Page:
New Zealand is among the countries where doctors are turning to the home remedies of pink eye medicine.
The Kiwis are taking a step towards tackling the world’s largest yeast infection pandemic.
Dr Peter Jackson says he’s been working on pink eye medicines for years.
“There are a number of pink eyes that you can get, and the reason I like them is because they’re pink.
We’re using them because they are very effective and they are actually very cheap,” he told the BBC.
He says they’re not a “doctored remedy” but are the result of an experiment that was undertaken in Auckland in the 1970s.
New Zealand’s Pink Eye Medicine experiment was the brainchild of Dr Peter Jackson, who is now based in New Zealand’s capital city of Auckland.
While his pink eye medication is no longer commercially available, it’s still used in the country.
Jackson said the treatment works by targeting a specific gene that was previously responsible for producing a protein that was believed to be a protective factor for yeast.
In the experiment, he gave an infected patient a capsule containing a protein called “pink-eye-2”.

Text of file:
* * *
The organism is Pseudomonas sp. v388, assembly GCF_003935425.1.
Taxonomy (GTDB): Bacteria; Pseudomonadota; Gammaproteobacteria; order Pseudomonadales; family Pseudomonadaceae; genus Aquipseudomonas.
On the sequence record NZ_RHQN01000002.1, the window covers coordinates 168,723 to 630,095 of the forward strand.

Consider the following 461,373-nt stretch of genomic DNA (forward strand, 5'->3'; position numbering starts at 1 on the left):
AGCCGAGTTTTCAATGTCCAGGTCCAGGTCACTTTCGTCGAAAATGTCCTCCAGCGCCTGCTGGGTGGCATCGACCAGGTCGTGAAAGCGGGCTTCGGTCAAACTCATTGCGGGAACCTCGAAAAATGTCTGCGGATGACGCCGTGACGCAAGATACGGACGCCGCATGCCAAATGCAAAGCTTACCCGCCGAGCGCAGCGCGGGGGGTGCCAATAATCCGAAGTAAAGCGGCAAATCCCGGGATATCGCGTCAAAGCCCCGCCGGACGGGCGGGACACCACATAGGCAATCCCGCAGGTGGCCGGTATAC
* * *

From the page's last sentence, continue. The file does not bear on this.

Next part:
The patient was then asked to take a capsule of the active ingredient called “vitamin B-12”.
Once the patient took the capsule, a protein inside of the capsule released a compound called “brown-eye” in response to the protein.
This chemical is produced by yeast.
Jackson said he and his team were surprised at how effective the treatment was.
It took three days for the patient to clear the symptoms, but Jackson said he was surprised by how quickly it worked.
Since the treatment is safe, he said the team is hoping to make it commercially available in the next few years.
Jackson says there are currently no specific strains of yeast that produce the protein that’s responsible for pink eye, but the treatment might work on other strains.
However, the researchers don’t have a reason yet to see if they can make the pink eye treatment safe for everyone.